Yik Yak, the anonymous geolocated messaging platform that raised a stir earlier this year when it became a vehicle for cyberbullying among high schools, plans to announce on Monday that it has raised $10 million in a Series A round, led by DCM with participation from Azure Capital Partners, Chinese venture firm Renren Lianhe Holdings, and Tim Draper.
This brings the company’s total funding to $11.5 million — it raised $1.5 million in a seed round in April of this year, also led by DCM. The company said that it will use the capital to build new technical infrastructure, hire engineers and increase marketing efforts with the goal of reaching almost all U.S. college campuses by the end of this year. Currently, the platform supports 250 communities across the U.S. and worldwide.
“We’re seeing serious growth in our engagement rates – indicating a significant demand for localized, private interactions among mobile users of college age and above,” Yik Yak co-founder and CEO Tyler Droll said in the company’s press release. “In order to continue scaling and advancing the Yik Yak experience, we need to build a bigger team. This new funding will allow us to do that.”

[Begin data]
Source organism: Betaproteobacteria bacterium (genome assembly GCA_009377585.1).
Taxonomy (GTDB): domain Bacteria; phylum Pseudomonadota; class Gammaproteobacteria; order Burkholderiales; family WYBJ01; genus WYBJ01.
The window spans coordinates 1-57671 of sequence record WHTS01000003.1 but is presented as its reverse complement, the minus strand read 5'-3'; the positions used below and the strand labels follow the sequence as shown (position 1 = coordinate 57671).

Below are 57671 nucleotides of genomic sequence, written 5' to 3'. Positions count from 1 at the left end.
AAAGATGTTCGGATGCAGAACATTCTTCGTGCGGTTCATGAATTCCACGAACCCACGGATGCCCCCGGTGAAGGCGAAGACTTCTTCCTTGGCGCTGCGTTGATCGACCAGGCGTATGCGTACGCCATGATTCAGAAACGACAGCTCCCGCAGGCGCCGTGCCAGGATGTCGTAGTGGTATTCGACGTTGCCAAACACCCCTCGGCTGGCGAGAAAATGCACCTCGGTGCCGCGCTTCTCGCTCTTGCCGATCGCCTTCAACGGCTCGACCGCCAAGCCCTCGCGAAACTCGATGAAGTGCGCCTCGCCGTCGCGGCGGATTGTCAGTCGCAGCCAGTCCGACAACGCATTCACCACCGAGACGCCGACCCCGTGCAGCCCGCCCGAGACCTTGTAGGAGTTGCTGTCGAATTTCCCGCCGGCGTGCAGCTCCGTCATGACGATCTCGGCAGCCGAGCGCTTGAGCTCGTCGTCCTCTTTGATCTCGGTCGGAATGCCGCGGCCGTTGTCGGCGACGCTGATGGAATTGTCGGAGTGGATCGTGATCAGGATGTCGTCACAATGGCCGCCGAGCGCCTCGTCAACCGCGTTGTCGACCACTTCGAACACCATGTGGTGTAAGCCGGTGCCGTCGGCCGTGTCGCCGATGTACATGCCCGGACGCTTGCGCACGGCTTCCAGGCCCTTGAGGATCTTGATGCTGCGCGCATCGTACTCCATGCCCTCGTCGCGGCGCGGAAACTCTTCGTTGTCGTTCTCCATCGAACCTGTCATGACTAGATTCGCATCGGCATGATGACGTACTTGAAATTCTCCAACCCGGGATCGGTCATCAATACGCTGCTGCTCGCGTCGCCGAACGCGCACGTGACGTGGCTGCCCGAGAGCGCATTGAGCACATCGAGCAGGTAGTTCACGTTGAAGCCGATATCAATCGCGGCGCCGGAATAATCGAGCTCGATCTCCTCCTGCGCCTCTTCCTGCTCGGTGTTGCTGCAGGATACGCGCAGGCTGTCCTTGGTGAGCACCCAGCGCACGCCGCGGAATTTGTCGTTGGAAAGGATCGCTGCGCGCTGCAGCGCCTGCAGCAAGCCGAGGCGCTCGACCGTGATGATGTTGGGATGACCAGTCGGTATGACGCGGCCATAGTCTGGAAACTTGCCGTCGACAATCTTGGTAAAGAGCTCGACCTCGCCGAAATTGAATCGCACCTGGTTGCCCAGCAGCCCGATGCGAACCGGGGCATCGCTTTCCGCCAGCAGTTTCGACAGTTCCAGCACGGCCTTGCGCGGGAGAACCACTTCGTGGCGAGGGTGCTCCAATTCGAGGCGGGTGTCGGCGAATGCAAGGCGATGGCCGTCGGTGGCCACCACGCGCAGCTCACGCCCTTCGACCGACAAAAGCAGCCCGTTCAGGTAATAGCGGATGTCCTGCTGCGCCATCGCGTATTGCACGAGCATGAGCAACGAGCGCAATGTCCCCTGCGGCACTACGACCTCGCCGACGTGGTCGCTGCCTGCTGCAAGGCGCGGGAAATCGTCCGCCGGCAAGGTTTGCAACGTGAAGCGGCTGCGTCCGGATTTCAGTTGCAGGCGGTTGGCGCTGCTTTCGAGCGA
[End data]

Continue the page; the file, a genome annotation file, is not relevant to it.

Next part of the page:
The key word in that statement is “college age and above.” In spring of this year, Yik Yak caused controversy after multiple reports surfaced that showed the app was being abused by high school students at campuses. Reports of bomb threats, cyberbullying, and rape shaming led to arrests and suspensions, and the company had to turn off accessibility for the entire Chicago area after complaints from parents and schools. The company has since remedied the issue by allowing schools to geofence themselves in on the app and prevent usage on campus, and explicitly directed its efforts away from high schools.
The company’s fresh funding and focus on colleges will be a good indicator of how anonymous apps could grow over time — and whether they have lasting sustainability as a mobile trend.